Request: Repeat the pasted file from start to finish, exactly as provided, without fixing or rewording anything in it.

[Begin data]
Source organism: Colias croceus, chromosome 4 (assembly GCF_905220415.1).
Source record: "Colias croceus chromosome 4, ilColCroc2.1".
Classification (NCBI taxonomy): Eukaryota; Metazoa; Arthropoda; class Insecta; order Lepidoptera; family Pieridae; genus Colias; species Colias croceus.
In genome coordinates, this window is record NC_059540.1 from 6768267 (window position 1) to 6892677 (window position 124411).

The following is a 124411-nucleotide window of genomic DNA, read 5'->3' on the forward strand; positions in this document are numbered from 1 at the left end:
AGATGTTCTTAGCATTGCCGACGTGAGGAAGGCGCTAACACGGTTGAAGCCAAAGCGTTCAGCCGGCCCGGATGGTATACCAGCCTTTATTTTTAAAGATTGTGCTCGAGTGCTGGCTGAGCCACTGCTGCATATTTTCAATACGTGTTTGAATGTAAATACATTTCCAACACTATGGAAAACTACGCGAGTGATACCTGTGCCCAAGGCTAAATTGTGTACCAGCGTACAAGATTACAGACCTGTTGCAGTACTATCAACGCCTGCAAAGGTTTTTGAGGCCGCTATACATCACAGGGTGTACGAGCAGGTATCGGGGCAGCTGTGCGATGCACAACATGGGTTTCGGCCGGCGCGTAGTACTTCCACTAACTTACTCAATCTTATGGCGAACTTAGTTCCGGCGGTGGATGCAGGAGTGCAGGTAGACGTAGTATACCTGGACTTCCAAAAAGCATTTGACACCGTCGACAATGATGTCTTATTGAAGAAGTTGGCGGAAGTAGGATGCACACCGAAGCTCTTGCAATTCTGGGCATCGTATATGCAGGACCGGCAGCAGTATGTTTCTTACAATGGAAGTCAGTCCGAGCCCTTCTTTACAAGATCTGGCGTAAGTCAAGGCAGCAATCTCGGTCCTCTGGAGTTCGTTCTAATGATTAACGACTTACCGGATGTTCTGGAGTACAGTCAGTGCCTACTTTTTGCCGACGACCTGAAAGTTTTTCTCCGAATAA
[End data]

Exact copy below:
Source organism: Colias croceus, chromosome 4 (assembly GCF_905220415.1).
Source record: "Colias croceus chromosome 4, ilColCroc2.1".
Classification (NCBI taxonomy): Eukaryota; Metazoa; Arthropoda; class Insecta; order Lepidoptera; family Pieridae; genus Colias; species Colias croceus.
In genome coordinates, this window is record NC_059540.1 from 6768267 (window position 1) to 6892677 (window position 124411).

The following is a 124411-nucleotide window of genomic DNA, read 5'->3' on the forward strand; positions in this document are numbered from 1 at the left end:
AGATGTTCTTAGCATTGCCGACGTGAGGAAGGCGCTAACACGGTTGAAGCCAAAGCGTTCAGCCGGCCCGGATGGTATACCAGCCTTTATTTTTAAAGATTGTGCTCGAGTGCTGGCTGAGCCACTGCTGCATATTTTCAATACGTGTTTGAATGTAAATACATTTCCAACACTATGGAAAACTACGCGAGTGATACCTGTGCCCAAGGCTAAATTGTGTACCAGCGTACAAGATTACAGACCTGTTGCAGTACTATCAACGCCTGCAAAGGTTTTTGAGGCCGCTATACATCACAGGGTGTACGAGCAGGTATCGGGGCAGCTGTGCGATGCACAACATGGGTTTCGGCCGGCGCGTAGTACTTCCACTAACTTACTCAATCTTATGGCGAACTTAGTTCCGGCGGTGGATGCAGGAGTGCAGGTAGACGTAGTATACCTGGACTTCCAAAAAGCATTTGACACCGTCGACAATGATGTCTTATTGAAGAAGTTGGCGGAAGTAGGATGCACACCGAAGCTCTTGCAATTCTGGGCATCGTATATGCAGGACCGGCAGCAGTATGTTTCTTACAATGGAAGTCAGTCCGAGCCCTTCTTTACAAGATCTGGCGTAAGTCAAGGCAGCAATCTCGGTCCTCTGGAGTTCGTTCTAATGATTAACGACTTACCGGATGTTCTGGAGTACAGTCAGTGCCTACTTTTTGCCGACGACCTGAAAGTTTTTCTCCGAATAA